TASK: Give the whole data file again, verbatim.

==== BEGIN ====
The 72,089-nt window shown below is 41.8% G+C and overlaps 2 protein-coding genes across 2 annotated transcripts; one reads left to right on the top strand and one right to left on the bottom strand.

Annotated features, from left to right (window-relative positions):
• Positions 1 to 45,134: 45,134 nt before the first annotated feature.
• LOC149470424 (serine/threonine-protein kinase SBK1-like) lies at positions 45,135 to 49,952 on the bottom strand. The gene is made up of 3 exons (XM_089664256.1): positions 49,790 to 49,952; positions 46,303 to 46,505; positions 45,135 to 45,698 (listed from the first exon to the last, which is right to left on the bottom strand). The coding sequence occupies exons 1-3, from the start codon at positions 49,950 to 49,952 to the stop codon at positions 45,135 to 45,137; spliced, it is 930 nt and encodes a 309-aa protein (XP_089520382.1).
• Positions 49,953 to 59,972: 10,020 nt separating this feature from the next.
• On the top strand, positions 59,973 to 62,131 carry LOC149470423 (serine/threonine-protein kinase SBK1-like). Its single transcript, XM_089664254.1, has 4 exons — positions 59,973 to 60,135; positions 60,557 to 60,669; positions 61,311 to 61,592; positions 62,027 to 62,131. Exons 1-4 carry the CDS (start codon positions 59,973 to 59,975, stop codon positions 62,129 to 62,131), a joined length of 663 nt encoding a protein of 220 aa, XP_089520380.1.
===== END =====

The 72,089-nt window shown below is 41.8% G+C and overlaps 2 protein-coding genes across 2 annotated transcripts; one reads left to right on the top strand and one right to left on the bottom strand.

Annotated features, from left to right (window-relative positions):
• Positions 1 to 45,134: 45,134 nt before the first annotated feature.
• LOC149470424 (serine/threonine-protein kinase SBK1-like) lies at positions 45,135 to 49,952 on the bottom strand. The gene is made up of 3 exons (XM_089664256.1): positions 49,790 to 49,952; positions 46,303 to 46,505; positions 45,135 to 45,698 (listed from the first exon to the last, which is right to left on the bottom strand). The coding sequence occupies exons 1-3, from the start codon at positions 49,950 to 49,952 to the stop codon at positions 45,135 to 45,137; spliced, it is 930 nt and encodes a 309-aa protein (XP_089520382.1).
• Positions 49,953 to 59,972: 10,020 nt separating this feature from the next.
• On the top strand, positions 59,973 to 62,131 carry LOC149470423 (serine/threonine-protein kinase SBK1-like). Its single transcript, XM_089664254.1, has 4 exons — positions 59,973 to 60,135; positions 60,557 to 60,669; positions 61,311 to 61,592; positions 62,027 to 62,131. Exons 1-4 carry the CDS (start codon positions 59,973 to 59,975, stop codon positions 62,129 to 62,131), a joined length of 663 nt encoding a protein of 220 aa, XP_089520380.1.